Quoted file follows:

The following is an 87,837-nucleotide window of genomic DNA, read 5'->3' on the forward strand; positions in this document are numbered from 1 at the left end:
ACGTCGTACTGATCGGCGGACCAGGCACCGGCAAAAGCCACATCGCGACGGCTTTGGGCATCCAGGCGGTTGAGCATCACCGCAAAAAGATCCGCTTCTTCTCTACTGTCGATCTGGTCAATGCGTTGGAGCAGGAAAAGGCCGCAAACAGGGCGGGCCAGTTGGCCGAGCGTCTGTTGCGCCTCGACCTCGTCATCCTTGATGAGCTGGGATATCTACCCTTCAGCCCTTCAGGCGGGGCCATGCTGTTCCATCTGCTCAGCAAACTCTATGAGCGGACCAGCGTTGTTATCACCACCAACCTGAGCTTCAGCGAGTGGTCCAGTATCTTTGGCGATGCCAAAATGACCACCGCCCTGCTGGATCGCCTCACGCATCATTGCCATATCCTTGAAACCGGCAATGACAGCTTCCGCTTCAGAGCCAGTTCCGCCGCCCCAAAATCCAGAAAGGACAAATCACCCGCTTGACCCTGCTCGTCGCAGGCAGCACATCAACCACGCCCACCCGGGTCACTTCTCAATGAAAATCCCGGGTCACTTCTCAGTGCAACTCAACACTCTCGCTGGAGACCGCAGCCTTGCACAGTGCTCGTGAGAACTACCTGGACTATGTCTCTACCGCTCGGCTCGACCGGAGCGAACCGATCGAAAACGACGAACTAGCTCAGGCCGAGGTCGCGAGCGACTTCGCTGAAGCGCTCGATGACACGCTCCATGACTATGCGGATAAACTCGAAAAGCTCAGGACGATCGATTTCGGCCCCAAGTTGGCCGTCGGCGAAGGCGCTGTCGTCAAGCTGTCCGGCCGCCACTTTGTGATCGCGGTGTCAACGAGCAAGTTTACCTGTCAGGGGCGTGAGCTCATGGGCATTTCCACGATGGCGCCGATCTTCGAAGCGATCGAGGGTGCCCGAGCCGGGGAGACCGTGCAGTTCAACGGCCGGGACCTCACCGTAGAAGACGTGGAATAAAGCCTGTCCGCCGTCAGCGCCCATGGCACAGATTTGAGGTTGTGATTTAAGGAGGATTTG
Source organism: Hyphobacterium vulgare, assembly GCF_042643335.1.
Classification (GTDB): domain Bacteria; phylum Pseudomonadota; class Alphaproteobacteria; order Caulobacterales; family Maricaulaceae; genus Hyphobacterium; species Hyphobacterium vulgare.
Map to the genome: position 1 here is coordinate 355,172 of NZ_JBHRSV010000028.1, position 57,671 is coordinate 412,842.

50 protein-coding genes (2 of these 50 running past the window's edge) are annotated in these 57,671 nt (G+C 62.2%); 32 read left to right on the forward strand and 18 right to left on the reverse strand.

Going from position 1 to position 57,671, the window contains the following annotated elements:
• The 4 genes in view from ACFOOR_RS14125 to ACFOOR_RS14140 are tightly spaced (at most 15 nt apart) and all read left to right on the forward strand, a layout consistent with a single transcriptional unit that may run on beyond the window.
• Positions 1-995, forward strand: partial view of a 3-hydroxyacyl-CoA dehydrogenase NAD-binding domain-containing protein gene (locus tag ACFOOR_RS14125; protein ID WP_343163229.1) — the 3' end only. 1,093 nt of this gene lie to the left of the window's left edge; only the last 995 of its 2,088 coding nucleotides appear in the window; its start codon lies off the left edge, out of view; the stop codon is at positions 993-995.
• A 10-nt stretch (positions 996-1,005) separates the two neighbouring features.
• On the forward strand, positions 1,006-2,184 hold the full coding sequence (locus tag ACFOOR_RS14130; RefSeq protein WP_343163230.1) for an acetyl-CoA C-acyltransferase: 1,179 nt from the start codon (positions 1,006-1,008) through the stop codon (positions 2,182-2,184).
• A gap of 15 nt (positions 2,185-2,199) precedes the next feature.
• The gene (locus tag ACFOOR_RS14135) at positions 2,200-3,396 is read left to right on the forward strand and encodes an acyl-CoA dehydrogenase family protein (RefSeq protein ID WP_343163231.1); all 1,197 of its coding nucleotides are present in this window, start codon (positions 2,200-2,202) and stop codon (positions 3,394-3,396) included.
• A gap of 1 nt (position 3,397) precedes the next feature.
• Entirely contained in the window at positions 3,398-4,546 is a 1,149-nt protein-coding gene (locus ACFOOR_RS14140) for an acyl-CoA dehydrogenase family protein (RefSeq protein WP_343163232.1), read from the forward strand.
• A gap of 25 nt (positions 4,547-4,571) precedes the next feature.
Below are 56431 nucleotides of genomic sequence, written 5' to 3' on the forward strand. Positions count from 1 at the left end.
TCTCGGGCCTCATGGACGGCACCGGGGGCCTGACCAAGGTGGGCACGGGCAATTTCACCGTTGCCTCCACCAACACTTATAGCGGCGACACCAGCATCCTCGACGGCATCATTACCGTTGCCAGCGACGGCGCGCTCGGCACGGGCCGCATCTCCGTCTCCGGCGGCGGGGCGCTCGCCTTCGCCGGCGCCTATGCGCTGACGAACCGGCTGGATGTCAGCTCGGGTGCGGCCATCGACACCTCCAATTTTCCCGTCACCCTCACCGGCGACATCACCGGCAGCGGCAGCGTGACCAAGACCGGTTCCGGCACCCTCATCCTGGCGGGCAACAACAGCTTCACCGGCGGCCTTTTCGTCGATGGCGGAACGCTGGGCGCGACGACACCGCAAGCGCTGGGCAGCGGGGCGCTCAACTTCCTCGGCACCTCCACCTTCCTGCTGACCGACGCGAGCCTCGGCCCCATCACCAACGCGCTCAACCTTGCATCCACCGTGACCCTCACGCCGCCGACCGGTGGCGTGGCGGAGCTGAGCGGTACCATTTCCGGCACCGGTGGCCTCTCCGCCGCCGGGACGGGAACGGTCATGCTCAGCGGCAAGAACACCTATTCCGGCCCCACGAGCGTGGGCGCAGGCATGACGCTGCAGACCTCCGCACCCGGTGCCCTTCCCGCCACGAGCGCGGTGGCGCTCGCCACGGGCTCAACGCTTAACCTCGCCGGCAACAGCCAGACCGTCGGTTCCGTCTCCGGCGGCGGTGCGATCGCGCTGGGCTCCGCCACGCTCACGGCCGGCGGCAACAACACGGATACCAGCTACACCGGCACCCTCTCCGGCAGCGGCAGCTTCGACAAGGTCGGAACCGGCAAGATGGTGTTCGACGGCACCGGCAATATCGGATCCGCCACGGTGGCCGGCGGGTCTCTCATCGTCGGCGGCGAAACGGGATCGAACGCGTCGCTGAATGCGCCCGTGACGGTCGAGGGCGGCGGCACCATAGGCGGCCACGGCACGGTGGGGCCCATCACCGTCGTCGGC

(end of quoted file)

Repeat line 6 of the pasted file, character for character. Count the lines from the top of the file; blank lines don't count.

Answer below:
50 protein-coding genes (2 of these 50 running past the window's edge) are annotated in these 57,671 nt (G+C 62.2%); 32 read left to right on the forward strand and 18 right to left on the reverse strand.